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Remember Chat Rooms?

I read a great piece about the AOL chat rooms, which are technically still up and running though barely used these days.  It made me nostalgic, not for AOL chat rooms because I never had AOL, but chat rooms in general.

I used to do my homework in college while hanging out in a chat room and talking to other students around the world.  I had a standing date for many months with another student in Ballarat, but other people would join in the conversation; random strangers who dropped in and out.

Everyone was polite in my experience with chat rooms, but that could have just been because the Internet was so new and shiny.  It was so mind-blowing back then that no one wanted to crap on it.


I liked the article because it’s nice to think about little gardening grannies getting together online to talk about azaleas.  I still have a bunch of message boards I frequent around specific topics though it’s different to leave and read messages vs. talk back and forth with someone in real time.

The article made me sad, too, because it felt like walking through the crumbling remains of a once great empire:

There’s a post apocalyptic sense about AOL chatrooms. The abandoned entertainment rooms are about outdated TV shows, celebrities, and movies (think Desperate Housewives, Brangelina, and Twilight). Frequent, longtime users — it seems to mostly be the elderly — who log on to chat about gardening have increasingly been met with trolls who start arguments about President Donald Trump. And yes, there are people — unsure about Tinder — looking for love.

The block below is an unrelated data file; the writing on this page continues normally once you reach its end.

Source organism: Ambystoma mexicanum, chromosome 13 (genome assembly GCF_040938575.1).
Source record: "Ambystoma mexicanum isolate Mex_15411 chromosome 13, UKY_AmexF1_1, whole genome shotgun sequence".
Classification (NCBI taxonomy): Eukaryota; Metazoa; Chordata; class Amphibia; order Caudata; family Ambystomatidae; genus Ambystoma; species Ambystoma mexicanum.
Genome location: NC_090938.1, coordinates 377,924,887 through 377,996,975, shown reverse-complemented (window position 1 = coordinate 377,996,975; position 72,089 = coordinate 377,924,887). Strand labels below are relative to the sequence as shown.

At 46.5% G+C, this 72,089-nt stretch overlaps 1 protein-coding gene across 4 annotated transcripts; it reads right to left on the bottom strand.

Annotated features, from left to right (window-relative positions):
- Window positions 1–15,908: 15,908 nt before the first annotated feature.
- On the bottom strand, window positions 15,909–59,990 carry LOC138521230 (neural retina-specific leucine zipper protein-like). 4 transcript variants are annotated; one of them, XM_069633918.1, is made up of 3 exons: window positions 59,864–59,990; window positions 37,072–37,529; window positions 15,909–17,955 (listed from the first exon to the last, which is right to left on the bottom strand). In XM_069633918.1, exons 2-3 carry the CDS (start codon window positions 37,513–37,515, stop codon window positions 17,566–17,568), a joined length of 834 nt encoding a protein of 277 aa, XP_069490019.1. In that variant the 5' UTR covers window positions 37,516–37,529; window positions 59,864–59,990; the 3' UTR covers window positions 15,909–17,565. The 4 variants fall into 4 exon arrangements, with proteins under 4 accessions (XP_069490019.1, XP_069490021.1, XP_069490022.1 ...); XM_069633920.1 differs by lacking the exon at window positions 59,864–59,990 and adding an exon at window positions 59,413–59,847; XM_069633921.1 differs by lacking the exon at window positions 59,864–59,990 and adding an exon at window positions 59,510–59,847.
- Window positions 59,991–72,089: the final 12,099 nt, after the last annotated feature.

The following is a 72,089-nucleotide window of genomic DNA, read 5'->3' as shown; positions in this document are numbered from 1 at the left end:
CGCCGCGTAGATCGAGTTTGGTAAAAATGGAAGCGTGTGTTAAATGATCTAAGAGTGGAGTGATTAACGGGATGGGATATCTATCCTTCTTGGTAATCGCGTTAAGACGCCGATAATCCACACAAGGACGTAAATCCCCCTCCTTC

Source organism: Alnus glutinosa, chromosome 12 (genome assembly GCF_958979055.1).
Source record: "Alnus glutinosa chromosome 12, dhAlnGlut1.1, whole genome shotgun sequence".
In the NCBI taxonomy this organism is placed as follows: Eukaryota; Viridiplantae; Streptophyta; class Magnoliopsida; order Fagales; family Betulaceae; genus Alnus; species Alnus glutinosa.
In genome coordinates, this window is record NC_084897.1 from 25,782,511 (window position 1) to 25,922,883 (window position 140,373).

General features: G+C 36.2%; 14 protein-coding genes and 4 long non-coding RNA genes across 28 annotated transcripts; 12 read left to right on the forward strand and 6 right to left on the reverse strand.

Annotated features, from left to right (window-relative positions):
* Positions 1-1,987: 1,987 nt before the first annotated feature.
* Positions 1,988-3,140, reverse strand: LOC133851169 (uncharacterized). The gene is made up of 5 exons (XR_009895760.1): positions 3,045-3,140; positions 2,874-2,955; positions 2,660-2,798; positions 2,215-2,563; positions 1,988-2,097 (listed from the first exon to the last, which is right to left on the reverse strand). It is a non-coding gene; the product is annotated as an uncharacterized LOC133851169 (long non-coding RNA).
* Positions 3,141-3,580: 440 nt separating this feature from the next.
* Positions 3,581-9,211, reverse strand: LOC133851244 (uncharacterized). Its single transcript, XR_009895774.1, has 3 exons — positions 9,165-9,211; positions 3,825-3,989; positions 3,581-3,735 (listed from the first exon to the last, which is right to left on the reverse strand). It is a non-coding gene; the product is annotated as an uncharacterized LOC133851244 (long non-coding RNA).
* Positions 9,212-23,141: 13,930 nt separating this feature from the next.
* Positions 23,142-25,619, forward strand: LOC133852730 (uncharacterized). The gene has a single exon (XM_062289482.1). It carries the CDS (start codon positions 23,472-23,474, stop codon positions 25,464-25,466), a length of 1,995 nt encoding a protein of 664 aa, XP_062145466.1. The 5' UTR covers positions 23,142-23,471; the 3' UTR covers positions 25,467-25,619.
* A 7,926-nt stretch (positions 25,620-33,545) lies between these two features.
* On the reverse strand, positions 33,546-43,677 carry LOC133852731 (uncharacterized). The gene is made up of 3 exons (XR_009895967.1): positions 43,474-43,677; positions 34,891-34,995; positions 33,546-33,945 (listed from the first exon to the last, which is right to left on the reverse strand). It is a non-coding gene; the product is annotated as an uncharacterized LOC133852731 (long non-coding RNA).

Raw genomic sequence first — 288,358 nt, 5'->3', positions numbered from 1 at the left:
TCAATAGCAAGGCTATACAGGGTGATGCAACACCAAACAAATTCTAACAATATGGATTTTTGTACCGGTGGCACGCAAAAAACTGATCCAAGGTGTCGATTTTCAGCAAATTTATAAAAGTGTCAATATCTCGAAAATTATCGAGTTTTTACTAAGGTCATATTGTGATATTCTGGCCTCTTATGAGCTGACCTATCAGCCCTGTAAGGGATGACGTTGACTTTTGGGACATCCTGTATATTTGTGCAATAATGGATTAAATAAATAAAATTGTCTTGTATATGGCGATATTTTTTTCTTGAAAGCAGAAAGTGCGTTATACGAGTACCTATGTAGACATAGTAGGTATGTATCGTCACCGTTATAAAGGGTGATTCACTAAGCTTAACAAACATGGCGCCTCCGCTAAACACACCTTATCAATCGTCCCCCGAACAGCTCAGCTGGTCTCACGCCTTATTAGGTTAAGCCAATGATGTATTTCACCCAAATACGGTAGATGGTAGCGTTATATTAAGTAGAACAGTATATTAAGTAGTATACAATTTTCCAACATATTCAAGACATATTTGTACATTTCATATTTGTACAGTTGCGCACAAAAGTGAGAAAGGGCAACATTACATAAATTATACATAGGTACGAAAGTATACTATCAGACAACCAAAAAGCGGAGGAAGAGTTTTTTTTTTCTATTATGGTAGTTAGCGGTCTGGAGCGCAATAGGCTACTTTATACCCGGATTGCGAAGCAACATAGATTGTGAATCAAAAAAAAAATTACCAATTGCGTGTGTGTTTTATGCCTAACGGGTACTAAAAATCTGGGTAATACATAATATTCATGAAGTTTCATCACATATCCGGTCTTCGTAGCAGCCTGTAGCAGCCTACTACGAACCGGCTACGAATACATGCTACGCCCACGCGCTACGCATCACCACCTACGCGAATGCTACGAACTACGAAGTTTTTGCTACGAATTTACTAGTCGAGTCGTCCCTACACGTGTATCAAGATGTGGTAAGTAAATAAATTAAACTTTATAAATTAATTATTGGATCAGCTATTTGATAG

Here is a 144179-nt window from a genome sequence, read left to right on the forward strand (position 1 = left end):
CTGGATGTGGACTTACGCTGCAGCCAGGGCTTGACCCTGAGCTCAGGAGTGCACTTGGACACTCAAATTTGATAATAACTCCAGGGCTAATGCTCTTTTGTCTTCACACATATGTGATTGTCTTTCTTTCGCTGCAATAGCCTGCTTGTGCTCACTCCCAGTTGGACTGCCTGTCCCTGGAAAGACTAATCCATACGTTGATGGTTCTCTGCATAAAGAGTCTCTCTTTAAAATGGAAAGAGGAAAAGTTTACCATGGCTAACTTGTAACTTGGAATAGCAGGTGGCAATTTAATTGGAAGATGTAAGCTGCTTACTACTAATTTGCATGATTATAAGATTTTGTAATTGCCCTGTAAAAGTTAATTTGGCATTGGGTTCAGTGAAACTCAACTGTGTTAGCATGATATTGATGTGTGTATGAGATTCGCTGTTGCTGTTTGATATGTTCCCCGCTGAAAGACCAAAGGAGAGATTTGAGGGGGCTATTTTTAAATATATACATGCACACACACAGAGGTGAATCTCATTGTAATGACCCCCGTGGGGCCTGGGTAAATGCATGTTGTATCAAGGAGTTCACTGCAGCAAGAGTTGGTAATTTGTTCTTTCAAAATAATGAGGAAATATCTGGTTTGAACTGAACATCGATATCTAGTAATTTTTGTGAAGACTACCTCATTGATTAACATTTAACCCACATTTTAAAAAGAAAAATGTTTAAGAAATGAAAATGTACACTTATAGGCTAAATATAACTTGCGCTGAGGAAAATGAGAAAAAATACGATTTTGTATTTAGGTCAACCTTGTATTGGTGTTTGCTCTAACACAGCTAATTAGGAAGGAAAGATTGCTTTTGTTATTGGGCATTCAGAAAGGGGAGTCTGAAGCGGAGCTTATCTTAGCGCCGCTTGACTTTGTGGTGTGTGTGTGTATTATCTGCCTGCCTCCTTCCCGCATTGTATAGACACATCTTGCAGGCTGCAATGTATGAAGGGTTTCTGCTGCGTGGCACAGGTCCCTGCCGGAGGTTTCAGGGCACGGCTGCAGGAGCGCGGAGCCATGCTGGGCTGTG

I guess Twitter is the equivalent of today’s chat room.  Or Facebook.  But it’s different because we can curate those feeds vs. expose ourselves to anyone and everyone who stumbles into the same space.  Sure, that is preferred considering how people treat others online, but we’ve lost something, too.

We used to meet new people all the time, and now we’re conversing in echo chambers, culling our friend lists so we don’t have to be annoyed by obnoxious statements.  We can silence people so they continue talking, thinking they’re engaging listeners without knowing that their words aren’t reaching an audience.

And then there are instant messaging apps, which give us conversation in real time with a few drawbacks.  Instead of getting to choose the hours when communication will take place — visiting the room and seeing whose schedule lines up with your own — you’re having people communicate with you when they want to communicate, dropping messages into Slack that pop up on your phone unless you turn off notifications.  In that way, it feels like the phone ringing in my house, letting me know someone else wants to talk, but it’s not necessarily when I have time to talk.

When I first entered the Internet, it made my world feel infinitely larger.  When I think about the Internet now, it feels a lot smaller.  I still meet new people all the time, but I mostly converse with the same people, day after day.  I can’t remember the last time I entered a virtual room, chatted with a bunch of people, and went our separate ways without the strings of a friend request or a follower notification.

Do you still frequent chat rooms?  Do you miss them, too?